Penticton man could spend four years in jail for possession, distribution of child porn - InfoNews

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Penticton man could spend four years in jail for possession, distribution of child porn

Jesse Aaron Prince will be sentences May 7 for his involvement in child pornography possession and distribution.
April 30, 2018 - 4:41 PM

PENTICTON - A Penticton man faces up to four years in prison after being found guilty on one count each of possessing and accessing child pornography and two counts of importing or distributing child pornography.

Jesse Aaron Prince denied his involvement in the charges, which stem from the period of Oct. 28, 2009 to Sept. 12, 2010.

Police executed a search warrant after Prince engaged in internet conversations with an undercover police officer regarding his child pornography preferences, in addition to soliciting and distributing child porn online.

Crown prosecutor Nashina Devji told court police found 330 to 350 images on his computer and six to eight videos of young children and toddlers being molested.

Some photos depicted young children in dog collars and leashes.

Devji noted Prince’s lack of a guilty plea and denial of the offences, which she said needed to be admitted before any rehabilitation would be possible. She said many of the media images contained elements of degradation, adding Prince had his collection of pornographic images well-organized, catalogued and archived. She said his distribution of the images played a major role in sustaining the market for child pornography.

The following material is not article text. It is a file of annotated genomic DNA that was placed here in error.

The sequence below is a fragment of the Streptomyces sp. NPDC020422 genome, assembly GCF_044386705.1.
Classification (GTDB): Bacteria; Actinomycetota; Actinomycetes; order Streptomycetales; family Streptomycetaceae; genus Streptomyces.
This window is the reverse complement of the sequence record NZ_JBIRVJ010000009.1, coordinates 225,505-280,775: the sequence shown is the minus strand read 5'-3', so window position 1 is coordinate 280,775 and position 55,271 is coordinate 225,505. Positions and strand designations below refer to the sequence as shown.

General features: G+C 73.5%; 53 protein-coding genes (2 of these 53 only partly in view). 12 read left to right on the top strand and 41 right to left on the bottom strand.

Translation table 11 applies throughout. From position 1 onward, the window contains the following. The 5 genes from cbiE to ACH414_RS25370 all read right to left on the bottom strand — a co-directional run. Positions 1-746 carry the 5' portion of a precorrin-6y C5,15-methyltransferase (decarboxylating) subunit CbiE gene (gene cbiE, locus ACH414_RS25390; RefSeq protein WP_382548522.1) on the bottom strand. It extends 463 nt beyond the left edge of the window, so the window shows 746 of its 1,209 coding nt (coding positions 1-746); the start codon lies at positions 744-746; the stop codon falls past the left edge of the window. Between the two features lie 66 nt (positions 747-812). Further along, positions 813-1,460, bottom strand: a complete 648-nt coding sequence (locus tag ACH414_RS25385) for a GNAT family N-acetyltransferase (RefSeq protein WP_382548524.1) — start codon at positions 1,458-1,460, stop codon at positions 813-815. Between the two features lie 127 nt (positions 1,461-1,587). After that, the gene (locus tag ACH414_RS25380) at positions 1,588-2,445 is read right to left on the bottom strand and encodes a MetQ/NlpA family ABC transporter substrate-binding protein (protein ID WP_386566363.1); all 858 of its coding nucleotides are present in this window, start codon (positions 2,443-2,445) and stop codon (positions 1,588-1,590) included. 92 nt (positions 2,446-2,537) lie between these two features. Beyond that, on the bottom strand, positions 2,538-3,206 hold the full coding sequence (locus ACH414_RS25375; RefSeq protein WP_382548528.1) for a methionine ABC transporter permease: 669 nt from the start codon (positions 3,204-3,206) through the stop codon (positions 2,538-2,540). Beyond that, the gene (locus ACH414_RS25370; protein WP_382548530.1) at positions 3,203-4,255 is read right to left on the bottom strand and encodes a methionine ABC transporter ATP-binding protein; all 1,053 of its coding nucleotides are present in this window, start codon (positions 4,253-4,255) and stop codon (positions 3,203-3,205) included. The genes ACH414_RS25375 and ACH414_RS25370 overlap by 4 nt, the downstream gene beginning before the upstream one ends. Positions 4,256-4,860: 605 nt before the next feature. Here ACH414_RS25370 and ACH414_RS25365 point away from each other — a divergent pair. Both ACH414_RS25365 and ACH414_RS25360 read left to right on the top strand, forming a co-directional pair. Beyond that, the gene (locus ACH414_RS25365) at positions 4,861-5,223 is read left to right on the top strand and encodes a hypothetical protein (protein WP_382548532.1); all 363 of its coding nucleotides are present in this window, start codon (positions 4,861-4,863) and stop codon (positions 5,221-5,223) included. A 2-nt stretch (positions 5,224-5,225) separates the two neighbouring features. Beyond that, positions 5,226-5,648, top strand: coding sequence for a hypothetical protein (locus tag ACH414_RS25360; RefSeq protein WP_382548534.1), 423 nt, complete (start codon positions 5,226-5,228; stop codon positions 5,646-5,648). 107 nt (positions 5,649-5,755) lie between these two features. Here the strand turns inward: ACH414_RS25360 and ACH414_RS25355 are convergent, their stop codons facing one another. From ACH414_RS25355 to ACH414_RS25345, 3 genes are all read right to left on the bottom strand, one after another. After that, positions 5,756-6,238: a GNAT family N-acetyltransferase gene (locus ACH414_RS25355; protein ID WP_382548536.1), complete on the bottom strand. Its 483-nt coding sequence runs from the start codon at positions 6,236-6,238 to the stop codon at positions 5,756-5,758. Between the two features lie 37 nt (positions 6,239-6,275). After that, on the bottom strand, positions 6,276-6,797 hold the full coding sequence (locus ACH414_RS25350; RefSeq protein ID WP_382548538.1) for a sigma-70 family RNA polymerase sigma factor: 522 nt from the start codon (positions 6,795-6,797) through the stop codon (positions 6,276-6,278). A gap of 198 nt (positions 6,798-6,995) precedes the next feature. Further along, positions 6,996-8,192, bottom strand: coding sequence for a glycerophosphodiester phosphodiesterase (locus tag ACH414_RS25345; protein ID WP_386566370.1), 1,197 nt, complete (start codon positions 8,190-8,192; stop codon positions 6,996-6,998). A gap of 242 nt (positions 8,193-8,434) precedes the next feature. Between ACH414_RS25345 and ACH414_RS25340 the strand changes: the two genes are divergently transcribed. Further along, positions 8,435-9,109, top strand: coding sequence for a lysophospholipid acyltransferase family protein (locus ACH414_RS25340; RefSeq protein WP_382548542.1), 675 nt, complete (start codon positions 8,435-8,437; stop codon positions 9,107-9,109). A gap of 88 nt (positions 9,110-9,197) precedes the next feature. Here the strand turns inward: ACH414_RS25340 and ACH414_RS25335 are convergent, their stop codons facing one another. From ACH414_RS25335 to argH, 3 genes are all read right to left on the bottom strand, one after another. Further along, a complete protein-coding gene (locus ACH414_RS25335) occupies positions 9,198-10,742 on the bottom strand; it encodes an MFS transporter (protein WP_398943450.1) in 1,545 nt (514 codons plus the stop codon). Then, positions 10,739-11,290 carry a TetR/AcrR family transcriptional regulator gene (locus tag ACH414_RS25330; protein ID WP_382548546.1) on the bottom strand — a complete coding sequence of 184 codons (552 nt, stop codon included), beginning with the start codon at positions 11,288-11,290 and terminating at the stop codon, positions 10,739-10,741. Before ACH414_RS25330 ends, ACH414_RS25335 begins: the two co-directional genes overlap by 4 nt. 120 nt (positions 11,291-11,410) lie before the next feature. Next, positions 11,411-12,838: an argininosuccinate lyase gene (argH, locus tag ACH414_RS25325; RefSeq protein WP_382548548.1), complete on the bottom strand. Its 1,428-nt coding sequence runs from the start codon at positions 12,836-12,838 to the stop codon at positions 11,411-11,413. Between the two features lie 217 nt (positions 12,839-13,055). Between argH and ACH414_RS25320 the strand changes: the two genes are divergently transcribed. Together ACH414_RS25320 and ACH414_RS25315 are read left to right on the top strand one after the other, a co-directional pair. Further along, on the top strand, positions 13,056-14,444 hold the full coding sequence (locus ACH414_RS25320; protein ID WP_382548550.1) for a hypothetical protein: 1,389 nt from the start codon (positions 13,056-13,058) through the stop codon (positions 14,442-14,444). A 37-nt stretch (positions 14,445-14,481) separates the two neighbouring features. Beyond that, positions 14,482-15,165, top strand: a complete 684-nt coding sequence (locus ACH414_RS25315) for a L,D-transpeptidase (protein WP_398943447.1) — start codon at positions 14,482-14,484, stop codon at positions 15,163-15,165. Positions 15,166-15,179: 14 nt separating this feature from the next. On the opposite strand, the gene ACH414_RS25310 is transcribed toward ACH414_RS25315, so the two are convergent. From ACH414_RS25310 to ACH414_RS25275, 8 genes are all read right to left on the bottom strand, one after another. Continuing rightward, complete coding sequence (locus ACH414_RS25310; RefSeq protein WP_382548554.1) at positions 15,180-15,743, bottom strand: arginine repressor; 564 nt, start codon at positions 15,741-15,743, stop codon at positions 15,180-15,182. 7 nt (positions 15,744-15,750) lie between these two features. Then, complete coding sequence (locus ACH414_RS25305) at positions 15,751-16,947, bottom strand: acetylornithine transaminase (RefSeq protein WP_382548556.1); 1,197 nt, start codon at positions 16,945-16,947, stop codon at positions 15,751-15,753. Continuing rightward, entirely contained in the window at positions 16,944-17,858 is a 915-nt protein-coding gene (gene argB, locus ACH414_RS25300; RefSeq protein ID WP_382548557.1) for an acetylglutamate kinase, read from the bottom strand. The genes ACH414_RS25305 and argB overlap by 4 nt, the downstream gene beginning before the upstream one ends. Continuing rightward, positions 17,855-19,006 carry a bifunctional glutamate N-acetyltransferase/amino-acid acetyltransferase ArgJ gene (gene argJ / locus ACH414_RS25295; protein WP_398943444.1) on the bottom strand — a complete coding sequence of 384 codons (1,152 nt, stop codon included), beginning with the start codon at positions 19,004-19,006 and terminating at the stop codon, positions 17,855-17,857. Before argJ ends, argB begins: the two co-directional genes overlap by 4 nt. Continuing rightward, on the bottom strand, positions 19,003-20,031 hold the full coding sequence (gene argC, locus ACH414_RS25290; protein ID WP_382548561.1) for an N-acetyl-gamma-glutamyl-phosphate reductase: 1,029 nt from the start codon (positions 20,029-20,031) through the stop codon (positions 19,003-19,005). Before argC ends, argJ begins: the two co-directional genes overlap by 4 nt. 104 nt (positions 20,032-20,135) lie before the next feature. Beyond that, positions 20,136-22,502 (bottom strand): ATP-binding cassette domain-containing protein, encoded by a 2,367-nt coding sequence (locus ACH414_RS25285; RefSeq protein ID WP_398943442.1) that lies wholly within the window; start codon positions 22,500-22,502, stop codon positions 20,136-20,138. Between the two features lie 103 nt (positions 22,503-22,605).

Devji asked Judge Kathleen Ker for a sentence totalling four years, including a 10-year order to stay away from children or public places where they might be found.

Prince has been in custody for 536 days. With credit for time served, he has served 804 days.

Defence lawyer James Pennington argued for time served. He said his client, now 35, had a long and tortured past in an aboriginal home where both parents were residential school survivors.

He said Prince’s pre-sentence report referring to a lack of sexual, physical or emotional abuse taking place in Prince’s childhood household while he was growing up was “categorically false.”

Pennington said it had been very difficult to get background information about Prince, but when one delves into his history "it becomes clear that this is an aspect of his life he would dearly like to disappear, to fade into the past."

He said Prince’s recollection of the past in Fort St. James, where he grew up, brought “a flood of nightmares, traumatic experiences, as he recalls, his maternal grandfather and father, are residential school survivors, as are many other members of his family, including his mother’s family in Alberta.”

“Mr. Prince’s childhood is filled with episodes of alcohol, physical, emotional and sexual abuse as well as racial discrimination,” Pennington told Judge Ker.

Pennington also said his client, who had been a heroin and fentanyl addict, had stayed clear of drugs while in prison, in spite of the fact he was able to access it.

Judge Ker adjourned her decision until May 7.


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